Sam's 18, a senior in high school, and he should have been more careful, John wants to say, he wants to hold his boys and to yell at them to be more fucking careful because they're all he has that isn't vengeance and loathing. But John knows that in hunting, like in war, you can be careful and prepared and pretty dang perfect but still get hit, still end up in a bleed that won't stop.
At the hospital, they take his boy from him. They want to know how it happened, and John somehow manages to remember where he hid the fake badge of "Agent John Sherman." He and Dean sit quietly in a little room under bright lights and do nothing, do absolutely nothing for Sam, as strangers stitch him up, as strangers decide what needs to be tested and what will be just fine on its own.
Sam is well enough to hunt again in four days. The scar peeks out from the white tank that Sam's wearing, and John looks away when he sees it.
A tree, a rock, a chair, a puddle. Moss on the ground. A wire so thin it looks just like the air around it.
Any of them could be explosive.
Any of them could be the enemy.
The element of surprise, of deception, is important. The fear more so even. Every object was a monster waiting to be revealed. Every step you took was a possible mistake, a possible end, a possible betrayal of your will to survive.
It took its toll.
Nothing could be trusted. Nothing was what it seemed. Not the orders, not what the newspapers and politicians said, and definitely not that rock. That puddle. That space over there that looks safe but surely can't be.
Surely if it looks safe, it's a trick.
John is a suspicious hunter. He assumes the worst.
This is surprisingly a good strategy.
His friends feel the same way - Jim, Bobby, Caleb, Bill. They get up in the morning to kill those bastards out there.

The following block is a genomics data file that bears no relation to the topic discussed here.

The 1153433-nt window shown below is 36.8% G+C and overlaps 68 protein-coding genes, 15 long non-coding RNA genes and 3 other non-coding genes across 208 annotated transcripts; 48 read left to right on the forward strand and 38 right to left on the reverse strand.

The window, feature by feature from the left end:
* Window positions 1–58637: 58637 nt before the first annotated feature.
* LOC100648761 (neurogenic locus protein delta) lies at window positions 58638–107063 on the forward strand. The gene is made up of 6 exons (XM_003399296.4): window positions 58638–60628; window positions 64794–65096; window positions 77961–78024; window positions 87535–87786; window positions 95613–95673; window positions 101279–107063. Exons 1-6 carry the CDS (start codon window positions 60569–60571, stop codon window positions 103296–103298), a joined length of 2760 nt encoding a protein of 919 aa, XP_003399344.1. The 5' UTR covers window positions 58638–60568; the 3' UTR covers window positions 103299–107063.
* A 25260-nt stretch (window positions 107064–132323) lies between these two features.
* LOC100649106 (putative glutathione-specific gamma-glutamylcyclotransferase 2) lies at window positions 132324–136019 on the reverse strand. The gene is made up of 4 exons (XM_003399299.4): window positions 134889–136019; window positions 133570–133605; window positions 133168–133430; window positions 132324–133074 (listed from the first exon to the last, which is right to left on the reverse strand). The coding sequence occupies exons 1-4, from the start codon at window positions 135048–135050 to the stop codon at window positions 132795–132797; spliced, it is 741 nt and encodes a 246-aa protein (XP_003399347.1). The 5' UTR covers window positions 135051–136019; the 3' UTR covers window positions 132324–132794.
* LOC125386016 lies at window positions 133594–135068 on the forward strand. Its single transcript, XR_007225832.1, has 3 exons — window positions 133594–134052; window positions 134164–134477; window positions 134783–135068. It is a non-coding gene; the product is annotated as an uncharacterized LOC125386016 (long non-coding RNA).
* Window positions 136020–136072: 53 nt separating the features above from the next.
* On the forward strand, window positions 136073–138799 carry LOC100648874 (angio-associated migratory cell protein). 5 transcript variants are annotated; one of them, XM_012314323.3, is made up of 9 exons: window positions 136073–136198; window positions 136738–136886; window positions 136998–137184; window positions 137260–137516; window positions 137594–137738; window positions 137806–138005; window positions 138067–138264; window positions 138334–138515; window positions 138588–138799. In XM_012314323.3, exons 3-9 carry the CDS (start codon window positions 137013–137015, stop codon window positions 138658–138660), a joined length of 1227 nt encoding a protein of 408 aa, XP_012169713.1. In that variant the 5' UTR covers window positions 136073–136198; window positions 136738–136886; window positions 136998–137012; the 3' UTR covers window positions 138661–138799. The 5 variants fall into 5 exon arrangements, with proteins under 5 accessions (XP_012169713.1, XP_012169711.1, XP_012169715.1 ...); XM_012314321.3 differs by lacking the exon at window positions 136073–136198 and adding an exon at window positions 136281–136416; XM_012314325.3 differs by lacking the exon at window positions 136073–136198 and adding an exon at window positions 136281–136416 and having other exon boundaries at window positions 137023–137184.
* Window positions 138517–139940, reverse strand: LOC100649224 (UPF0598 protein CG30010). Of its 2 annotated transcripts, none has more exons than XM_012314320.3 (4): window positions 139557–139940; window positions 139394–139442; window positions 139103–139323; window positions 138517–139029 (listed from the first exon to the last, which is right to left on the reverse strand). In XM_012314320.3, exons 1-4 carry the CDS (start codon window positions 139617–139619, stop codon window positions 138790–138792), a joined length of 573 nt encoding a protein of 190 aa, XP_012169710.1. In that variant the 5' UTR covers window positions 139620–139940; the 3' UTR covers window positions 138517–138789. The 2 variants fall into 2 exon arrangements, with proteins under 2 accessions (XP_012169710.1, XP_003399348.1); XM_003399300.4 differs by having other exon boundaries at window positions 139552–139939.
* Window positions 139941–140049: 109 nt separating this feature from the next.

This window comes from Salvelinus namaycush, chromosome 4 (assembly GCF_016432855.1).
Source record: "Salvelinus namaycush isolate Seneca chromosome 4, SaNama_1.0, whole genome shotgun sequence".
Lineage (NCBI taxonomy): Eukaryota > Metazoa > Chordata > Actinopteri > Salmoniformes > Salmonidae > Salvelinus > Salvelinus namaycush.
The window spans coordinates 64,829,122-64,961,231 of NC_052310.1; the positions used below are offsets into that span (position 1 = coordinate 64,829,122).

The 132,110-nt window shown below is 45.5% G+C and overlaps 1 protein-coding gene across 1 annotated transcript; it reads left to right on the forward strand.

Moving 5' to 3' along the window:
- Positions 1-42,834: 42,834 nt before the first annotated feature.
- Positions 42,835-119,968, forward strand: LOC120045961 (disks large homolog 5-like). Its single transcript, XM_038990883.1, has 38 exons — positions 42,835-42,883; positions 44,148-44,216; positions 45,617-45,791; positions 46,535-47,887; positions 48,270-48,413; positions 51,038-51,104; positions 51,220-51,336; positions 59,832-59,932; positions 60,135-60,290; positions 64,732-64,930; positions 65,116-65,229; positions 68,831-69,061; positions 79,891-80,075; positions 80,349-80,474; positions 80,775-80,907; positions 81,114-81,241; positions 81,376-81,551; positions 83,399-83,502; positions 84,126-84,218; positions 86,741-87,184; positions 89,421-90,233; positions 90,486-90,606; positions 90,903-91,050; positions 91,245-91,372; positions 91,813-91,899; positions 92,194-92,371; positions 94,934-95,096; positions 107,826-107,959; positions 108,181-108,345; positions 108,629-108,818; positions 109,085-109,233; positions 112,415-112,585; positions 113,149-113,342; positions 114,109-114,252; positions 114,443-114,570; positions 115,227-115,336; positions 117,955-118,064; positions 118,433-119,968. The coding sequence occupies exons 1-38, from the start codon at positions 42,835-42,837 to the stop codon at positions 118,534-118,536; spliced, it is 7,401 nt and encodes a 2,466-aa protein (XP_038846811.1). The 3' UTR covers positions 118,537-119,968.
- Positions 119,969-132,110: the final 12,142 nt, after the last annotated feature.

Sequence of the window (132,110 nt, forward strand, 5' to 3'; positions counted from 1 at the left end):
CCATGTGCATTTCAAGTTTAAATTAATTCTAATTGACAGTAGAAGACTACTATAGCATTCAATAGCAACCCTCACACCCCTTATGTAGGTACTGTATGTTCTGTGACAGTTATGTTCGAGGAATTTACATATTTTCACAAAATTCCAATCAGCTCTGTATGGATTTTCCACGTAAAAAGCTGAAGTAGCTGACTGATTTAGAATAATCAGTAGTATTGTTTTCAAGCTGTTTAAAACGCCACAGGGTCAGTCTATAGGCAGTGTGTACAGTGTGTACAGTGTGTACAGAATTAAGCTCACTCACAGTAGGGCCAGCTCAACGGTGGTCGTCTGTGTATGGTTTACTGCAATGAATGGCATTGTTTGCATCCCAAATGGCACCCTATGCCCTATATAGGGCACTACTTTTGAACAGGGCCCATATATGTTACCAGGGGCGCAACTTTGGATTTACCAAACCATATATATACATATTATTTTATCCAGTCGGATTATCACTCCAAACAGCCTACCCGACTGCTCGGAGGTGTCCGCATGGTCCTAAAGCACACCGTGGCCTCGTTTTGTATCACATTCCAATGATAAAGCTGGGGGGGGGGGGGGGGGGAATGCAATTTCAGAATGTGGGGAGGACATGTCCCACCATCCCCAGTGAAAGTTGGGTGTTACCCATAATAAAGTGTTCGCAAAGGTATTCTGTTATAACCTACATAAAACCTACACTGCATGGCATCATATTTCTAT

They tacitly all believe that the more secure and normal something looks, the more likely it is to be hiding something.
John is positive that this is correct. This is the right way to look at things.
Yet for some reason he doesn't teach this to his sons. He teaches them to be careful, suspicious, to check and check again. But he somehow can't bring himself to teach them to fear every object they see, to fear every step they take. He hopes he is not making them soft. He hopes that he isn't getting them killed.
Sometimes, they would go to a village, no idea what the people there knew, what side they were really on. John tried to understand the politics behind it, even though he knew that understanding wouldn't help, wouldn't change anything. He didn't know why he was there, but it was obviously not to understand the situation.
Sometimes he would find someone - on his own side -pushing around a local, a soldier with a gun being cruel because he could. He didn't bother to control his temper more than a little. He wouldn't let himself forget that the enemy was not literally an inhuman monster. He wouldn't let himself become something he wasn't.
The other men complained. But when the bullets were flying - when it was okay to see the enemy as the-thing-you-kill - John was better at it than any of them, so they obliged.
When it was a monster, it was easy.
Spirit. Easy. Vampire. Easy.
Not easy to kill. But easy to live with the killing. To be thrilled with it.
He never let himself enjoy it too much, though. He decided as long as he put saving people first and killing things second, he wasn't too far gone.
When Mary and he had dated, he told her everything about the war. Everything.
His war buddies told him not to, but she handled it. Didn't judge, didn't fear John because of it, just listened. The fear, the tedium, the silence, the noise. The blood. The helplessness. The fact that human nature wasn't all it's cracked up to be.
She didn't even seem surprised by most of it.
He wondered what it was that made her know these things, things that John never would have guessed when he was a naive young man enlisting for the first time. But she wasn't talking. And he was grateful enough for her listening that he didn't push it.
When he had to find a way to live without her, he didn't talk about her to anyone. He devoted that energy to killing the enemy.
He learned everything he could about the supernatural. He had to understand why.
Slowly, he began to think of his old life - his old self - as the problem. So naive, so stupid to think that they could live a normal life when there was a war going on, when anyone or anything could be something different, where you couldn't trust your eyes or your heart or anything else.
He began to see this weaker self, this softer self, as his real enemy.
He tried to kill it without too much collateral damage.